The obvious step

It is the next obvious step. But still it does not make it a good move. Tony Blair has moved politics a step further into cyberspace by being the first politician to open a channel on YouTube.

What is the momentous occasion? It’s just Blair congratulating Sarkozy for his election success. There is an English and French version.

Personally I think its all kind of boring… and just a bit sad…

War blogs silenced

Wired News reports that In a directive (dated 19th April) US troops have been ordered not to blog without first clearing each post with a superior officer. There is also a discussion going on at the Wired Blog Danger Room.

Military officials have been wrestling for years with how to handle troops who publish blogs. Officers have weighed the need for wartime discretion against the opportunities for the public to personally connect with some of the most effective advocates for the operations in Afghanistan and Iraq — the troops themselves. The secret-keepers have generally won the argument, and the once-permissive atmosphere has slowly grown more tightly regulated. Soldier-bloggers have dropped offline as a result.

The new rules (.pdf) obtained by Wired News require a commander be consulted before every blog update.

It’s hardly a surprising move. It’s doubtful whether blogs were revealing security information (US troops should be better trained in this case) but on several occasions information on blogs and films of YouTube (for example Iraqi kids run for water) have caused embarrassing situations which hardly have improved anyone’s opinions of the war.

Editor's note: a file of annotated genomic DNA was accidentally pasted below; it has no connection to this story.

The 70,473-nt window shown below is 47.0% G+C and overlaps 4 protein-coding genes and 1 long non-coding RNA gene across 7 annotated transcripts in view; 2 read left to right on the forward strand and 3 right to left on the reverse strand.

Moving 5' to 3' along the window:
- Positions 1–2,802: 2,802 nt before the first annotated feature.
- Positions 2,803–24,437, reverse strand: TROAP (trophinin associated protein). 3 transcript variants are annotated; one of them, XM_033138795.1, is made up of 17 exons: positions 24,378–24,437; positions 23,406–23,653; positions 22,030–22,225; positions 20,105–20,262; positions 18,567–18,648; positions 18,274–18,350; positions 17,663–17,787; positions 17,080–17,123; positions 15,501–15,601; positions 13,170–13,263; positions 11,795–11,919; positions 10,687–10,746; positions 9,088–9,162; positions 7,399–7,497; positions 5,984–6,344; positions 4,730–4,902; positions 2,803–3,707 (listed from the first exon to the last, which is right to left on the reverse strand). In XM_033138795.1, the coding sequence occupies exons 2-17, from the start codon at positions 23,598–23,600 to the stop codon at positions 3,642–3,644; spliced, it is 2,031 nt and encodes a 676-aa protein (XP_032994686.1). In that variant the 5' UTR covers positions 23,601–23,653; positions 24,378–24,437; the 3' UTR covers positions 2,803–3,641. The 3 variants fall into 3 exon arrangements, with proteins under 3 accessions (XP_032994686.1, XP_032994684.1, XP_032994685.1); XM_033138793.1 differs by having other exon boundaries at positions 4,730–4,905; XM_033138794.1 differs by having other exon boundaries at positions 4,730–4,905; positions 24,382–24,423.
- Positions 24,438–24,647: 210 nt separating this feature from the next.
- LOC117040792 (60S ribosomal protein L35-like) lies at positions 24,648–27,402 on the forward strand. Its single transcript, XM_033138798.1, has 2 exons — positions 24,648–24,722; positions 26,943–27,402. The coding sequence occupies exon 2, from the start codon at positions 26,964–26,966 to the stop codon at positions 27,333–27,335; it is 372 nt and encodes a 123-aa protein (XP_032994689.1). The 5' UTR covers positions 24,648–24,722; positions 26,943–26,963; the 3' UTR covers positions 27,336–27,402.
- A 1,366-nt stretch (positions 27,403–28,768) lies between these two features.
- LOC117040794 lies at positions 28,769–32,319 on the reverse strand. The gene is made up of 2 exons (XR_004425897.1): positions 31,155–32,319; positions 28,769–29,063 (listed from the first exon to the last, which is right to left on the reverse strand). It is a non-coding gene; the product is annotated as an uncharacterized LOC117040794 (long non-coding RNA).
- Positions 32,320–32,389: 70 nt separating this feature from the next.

Social Impact of the Web

If you happen to be in London on 25th May then you may want to attend the RSA special event Social Impact of the Web: Society, Government and the Internet. With speakers Cass Sunstein, Tom Steinberg, Andrew Chadwick, William Davies, Matthew Taylor, Bronwyn Kunhardt, Georgina Henry it promises to be a very interesting day (in addition to this the event is free). Unfortunately I will not be in London so I cannot attend (how annoying) I would very much have liked to have been there.

Here is the text from the advert:

How can new internet technology empower us to interact with each other in novel ways?

This conference will address this question by focusing on the political culture and norms that the internet has been instrumental in fostering, both in relation to centralised politics and more diffuse social and civic networks.

It will also look at the psychology of the internet â?? as we create virtual fully living worlds, lines may be crossed between what is real and unreal in our lives.

Virtual environments let people create their own digital identity with their own unique psychology. When online do we treat people differently, does the technology that we are using change how we would behave in the real world? If people create their own representation what does it say about them and what are the wider implications, social and political.

To book a place at this conference visit

Location: RSA, 8 John Adam Street, London WC2N 6EZ
Date: 25 May 2007
Time: 10.30am – 4.00pm

Gun Control?